Example:  (Announcer:  friendly, older sounding, almost a Donald Sutherland/down-home read.  Sounds of a family loading up a car and leaving on a trip under and rising at the copy break points, talking, driving off, singing, etc.)  (Family SFX starting and under) (Announcer)  “Good Mechanics are in short supply // A few years ago, Mudpack City College closed its doors to the machine shops forever // and as the old-timers retired or moved on, there were fewer and fewer trained mechanics around who could perform the really tough jobs on cars for the people of Mudpack // But good service is still here // At Jimmy the Bruiser Chevrolet, they’ve taken the time to give their mechanics additional training // so you can still get service like it used to be, done once and done right // and peace of mind on those long drives...”(SFX and family up; child’s voice:) “Look Dad...Wwwooowww!!! (2nd Announcer) “Receive fifteen percent off your next service visit at Jimmy the Bruiser Chevrolet from now through September 1st.” (The End)

That wasn’t a commercial, it was a story (okay, it was also a commercial).  If performed and produced properly, it should have an emotional relation to the listener, quelling fears about shoddy auto repair work with some historical facts as well as a tug at the heart strings by insinuating that you and the family will always have a carefree time on the road once your car has been serviced at this dealership.  And what did the copy sell?  It really wasn’t the fifteen percent discount.  Although the discount may very well have some effect on drawing patrons, it will only be after the main consumer problem is solved, that being faith in service.  By the way, Dan and Dick feel that service, even in product sales, benefits, and features, is the current advertising goal, and that’s why this commercial didn’t read, “Hurry in to Jimmy the Bruiser Chevrolet for our huge fifteen percent off service sale!  Fifteen percent off brake jobs!  Fifteen Percent off airbag servicing!  Fifteen percent off all critical safety checks (etc.)!  Our mechanics are working overtime to get your car back to you fast!  And don’t forget to check out our w---i---d---e selection of cars and trucks while you’re here...,” etc..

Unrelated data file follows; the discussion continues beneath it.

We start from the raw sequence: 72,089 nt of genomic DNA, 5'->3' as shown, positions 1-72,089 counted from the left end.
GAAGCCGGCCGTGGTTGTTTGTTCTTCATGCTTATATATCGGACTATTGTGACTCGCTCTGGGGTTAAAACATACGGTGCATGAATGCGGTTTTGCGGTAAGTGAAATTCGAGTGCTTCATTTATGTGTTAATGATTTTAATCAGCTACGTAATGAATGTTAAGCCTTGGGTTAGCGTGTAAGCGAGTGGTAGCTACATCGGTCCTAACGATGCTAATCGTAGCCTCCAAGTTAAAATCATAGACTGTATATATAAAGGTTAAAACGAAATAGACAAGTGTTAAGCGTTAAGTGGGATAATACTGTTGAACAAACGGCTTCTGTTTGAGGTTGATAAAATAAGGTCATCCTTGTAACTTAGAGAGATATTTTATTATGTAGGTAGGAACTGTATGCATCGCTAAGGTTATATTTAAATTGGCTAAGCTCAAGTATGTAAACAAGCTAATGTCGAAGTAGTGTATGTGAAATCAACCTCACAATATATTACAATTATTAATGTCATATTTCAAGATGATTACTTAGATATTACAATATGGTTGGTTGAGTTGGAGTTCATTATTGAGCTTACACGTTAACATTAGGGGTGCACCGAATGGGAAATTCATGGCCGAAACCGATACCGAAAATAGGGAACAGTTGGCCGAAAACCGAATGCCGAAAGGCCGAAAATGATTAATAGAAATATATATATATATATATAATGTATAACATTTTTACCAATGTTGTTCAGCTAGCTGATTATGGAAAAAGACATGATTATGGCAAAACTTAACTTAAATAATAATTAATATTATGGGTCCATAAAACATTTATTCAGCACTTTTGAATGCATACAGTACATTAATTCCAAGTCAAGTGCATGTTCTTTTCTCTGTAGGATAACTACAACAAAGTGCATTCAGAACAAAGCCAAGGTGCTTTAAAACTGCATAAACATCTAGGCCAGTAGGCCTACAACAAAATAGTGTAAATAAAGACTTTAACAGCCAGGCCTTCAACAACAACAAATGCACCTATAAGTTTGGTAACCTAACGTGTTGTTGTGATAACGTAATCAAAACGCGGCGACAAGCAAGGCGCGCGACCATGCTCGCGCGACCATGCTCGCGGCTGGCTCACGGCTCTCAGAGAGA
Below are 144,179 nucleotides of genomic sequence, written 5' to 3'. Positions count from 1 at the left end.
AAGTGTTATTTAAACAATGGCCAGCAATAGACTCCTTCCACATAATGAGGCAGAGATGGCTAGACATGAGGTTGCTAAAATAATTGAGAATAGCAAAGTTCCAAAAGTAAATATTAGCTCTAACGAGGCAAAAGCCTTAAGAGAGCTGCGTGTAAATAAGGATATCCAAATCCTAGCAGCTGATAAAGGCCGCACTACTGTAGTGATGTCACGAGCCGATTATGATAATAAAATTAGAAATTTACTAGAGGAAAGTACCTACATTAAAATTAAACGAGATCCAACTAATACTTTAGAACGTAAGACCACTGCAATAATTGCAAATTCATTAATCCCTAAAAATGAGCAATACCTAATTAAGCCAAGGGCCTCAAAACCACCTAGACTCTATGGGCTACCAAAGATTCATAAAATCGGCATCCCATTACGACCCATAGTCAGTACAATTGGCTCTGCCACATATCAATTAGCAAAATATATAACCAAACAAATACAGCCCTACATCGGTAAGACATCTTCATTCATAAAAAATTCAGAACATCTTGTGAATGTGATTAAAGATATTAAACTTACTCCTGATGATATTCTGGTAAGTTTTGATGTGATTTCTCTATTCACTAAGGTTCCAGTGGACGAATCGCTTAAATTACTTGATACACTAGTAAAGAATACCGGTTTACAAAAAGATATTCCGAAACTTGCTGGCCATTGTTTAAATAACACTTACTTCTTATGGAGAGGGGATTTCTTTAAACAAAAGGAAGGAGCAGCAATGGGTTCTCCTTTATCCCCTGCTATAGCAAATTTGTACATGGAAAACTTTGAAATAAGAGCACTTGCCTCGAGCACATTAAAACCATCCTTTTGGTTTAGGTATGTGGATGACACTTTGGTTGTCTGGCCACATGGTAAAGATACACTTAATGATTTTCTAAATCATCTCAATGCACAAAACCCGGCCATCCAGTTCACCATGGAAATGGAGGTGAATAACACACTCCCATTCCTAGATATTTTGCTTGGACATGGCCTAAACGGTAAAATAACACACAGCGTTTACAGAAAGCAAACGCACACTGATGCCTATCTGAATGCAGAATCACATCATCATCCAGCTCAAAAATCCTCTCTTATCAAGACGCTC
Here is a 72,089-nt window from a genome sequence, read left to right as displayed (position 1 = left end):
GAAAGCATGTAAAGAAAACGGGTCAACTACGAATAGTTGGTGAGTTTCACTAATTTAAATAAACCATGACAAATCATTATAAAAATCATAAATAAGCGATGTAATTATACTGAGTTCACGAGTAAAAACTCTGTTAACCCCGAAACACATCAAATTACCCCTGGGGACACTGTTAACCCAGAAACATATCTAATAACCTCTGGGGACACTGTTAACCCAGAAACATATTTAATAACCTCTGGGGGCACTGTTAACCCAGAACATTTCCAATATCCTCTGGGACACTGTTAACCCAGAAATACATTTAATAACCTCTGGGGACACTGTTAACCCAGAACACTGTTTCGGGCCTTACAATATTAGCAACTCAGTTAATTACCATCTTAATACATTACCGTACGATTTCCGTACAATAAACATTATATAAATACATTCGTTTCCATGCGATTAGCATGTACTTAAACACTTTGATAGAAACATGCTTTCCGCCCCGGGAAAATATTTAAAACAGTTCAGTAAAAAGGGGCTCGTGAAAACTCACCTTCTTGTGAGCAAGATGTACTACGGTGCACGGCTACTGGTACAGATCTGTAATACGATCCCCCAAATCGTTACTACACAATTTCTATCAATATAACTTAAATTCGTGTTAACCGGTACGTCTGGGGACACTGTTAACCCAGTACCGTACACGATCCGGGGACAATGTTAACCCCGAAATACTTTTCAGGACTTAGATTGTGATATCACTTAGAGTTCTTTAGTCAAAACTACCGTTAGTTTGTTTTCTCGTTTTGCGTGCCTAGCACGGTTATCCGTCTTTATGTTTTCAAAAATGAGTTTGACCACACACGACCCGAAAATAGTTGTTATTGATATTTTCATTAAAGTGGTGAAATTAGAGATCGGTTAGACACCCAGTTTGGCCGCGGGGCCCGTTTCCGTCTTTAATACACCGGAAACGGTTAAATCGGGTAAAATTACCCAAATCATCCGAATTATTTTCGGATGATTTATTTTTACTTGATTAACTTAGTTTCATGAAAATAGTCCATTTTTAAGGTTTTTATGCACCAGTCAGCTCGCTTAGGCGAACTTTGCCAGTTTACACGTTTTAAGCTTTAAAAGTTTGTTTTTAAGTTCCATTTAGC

Fourth Element

The actual voice-over.  As Dick Orkin says, “Make the copy your own.”  In other words, don’t play the character (or “characterization” in a straight read), have the character become you in the moment.  By being yourself, you’ll sound more human and genuine.  The following principles apply in all copy reading, whether straight reads or dialogue.  How would you respond--your emotions, your mannerisms, your personality--if the things that were written in the copy were affecting you in your life?  Ask yourself questions about your character (i.e. you):  Who am I (me at dinner, me as a drunk, etc.)?  Who am I talking to?  What do I want from the person I’m talking to?  How badly do I want it?  Where are we?  What time is it?  Why am I here?  And, how does Juan Valdez manage to pick all of those beans by himself?  I mean, that’s not physically possible, right?  (Just kidding.)  Keep asking as many questions as you need to until you reach the point where you have a particular emotion to relate.